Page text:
Although the UK formally left the EU on 31st January, the transition period means that little has changed for citizens and businesses so far. It was meant to provide 11 months for the two parties to negotiate the new trade deals that will determine their future relationship. Even under usual circumstances, many spectators argued that this was insufficient time given the scale of negotiations – and we now know that these are far from usual conditions.
When the coronavirus pandemic escalated, local health issues were naturally given priority, delaying the negotiations. While the talks resumed weeks ago, virtual meetings did not give delegates the opportunity to have side discussions which can help smooth out differences.
The UK had until 30th June to request an extension to the transition period. That deadline has now passed, so it is certain that the UK will be leaving the EU in the new year.
On 15th June UK Prime Minister Boris Johnson met with the Presidents of the European Commission; European Council and European Parliament, to take stock of progress and agree actions to move forward in negotiations on the future relationship. In a joint statement, the parties noted the UK’s decision not to request an extension. They acknowledged that talks had stalled after four rounds and agreed that “new momentum” was required. Talks will intensify in July “to create the most conducive conditions for concluding and ratifying a deal before the end of 2020”.
What do you need to do now?
The clock is fast ticking down to the end of the transition period, where a no-deal Brexit remains a possibility, so now is the time to review your situation and strategic financial planning and take action where necessary.
If you are not yet officially resident in your chosen country, you need to take all the necessary steps before the end of the year. UK nationals who are lawfully settled in an EU state before the transition deadline can lock in a lifetime of citizens’ rights under the UK/EU Withdrawal Agreement. These benefits are protected for as long you are resident in that country.
There are currently no protections for UK nationals arriving after 2020.
When taking up residence in a new country you will become liable for tax there, so you need to prepare for this too.
When it comes to the taxes you pay in your country of residence, there is no reason for anything to change post-Brexit as double tax treaties are independent of the EU. However, if a country already taxes non-EU assets or residents differently to EU ones, then you could be affected in future.
If you are considering transferring your UK pension into a Qualifying Recognised Overseas Pension Scheme (QROPS), if you don’t start soon you run the risk of paying a 25% tax.
Currently you can transfer to EU/EEA-based QROPS tax-free, but this could change after the Brexit transition ends. The UK has already brought in a 25% ‘overseas transfer charge’ for other transfers and has the means to easily extend this to EU/EEA transfers once it sheds its EU obligations.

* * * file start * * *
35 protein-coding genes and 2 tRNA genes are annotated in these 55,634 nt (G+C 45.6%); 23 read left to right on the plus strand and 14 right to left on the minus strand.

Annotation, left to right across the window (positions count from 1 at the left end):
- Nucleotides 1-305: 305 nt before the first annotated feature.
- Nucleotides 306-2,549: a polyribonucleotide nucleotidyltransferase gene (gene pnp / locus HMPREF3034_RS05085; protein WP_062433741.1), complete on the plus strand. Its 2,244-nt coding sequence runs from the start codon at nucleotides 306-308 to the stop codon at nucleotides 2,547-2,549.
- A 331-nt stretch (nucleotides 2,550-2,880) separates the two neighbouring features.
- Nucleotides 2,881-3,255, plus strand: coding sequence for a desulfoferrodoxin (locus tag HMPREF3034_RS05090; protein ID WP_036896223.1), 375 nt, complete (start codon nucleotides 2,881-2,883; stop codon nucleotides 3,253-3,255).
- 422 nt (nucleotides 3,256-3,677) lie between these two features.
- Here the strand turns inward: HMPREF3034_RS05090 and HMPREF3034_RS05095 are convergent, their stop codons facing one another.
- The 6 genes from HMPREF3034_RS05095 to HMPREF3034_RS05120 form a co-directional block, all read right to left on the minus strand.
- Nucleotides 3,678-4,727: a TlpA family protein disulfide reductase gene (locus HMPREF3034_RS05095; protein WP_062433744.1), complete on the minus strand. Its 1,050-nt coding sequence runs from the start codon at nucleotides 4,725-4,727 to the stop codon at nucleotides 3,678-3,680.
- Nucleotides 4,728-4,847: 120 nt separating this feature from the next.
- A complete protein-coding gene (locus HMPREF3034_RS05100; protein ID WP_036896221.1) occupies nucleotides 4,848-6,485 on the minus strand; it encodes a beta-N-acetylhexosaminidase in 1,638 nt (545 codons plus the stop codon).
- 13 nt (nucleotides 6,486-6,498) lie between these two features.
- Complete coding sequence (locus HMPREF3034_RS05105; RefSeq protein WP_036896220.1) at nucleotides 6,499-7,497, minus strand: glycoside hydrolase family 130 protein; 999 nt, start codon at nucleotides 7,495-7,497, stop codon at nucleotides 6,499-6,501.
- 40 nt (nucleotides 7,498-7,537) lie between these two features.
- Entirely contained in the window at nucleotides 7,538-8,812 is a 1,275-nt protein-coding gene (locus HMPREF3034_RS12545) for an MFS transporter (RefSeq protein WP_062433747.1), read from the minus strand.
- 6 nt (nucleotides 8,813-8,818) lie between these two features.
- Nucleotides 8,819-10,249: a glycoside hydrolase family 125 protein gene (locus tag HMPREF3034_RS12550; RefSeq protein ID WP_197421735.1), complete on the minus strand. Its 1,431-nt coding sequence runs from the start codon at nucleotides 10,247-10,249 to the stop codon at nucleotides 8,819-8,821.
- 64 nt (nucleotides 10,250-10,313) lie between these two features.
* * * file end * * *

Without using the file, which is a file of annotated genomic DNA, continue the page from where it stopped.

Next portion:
The first step though, is to take qualified, regulated advice to confirm if a QROPS would be the best move for you, or if another option would be more beneficial for your circumstances.
It is also sensible to review your investment portfolio to ensure it is suitable for your life as an expatriate, and that you have suitable diversification in place and are not overweight in UK assets. You should also consider what is the best currency mix for you as a UK national living in Euroland.
Take advice now
It is worth talking to a local, specialist wealth management adviser now, to make sure you have everything in place in plenty of time. Bear in mind that the procedures – particularly involving local systems, third parties and bureaucracies – can take time. And whether it is a matter of securing residence or checking your pension funds are in the right place for the future, it is likely that others will be making the same requests which may slow things up with authorities.
Acting now can make things easier later and give you peace of mind.
Blevins Franks accepts no liability for any loss resulting from any action or inaction or omission as a result of reading this article, which is general in nature and not specific to your circumstances. All advice received from any Blevins Franks firm is personalised and provided in writing. This article, however, should not be construed as providing any personalised taxation and/or investment advice. Summarised information is based upon our understanding of current laws and practices which may change. The tax rates, scope and reliefs may change. Individuals should seek personalised advice.
You can find other financial advisory articles by visiting our website here.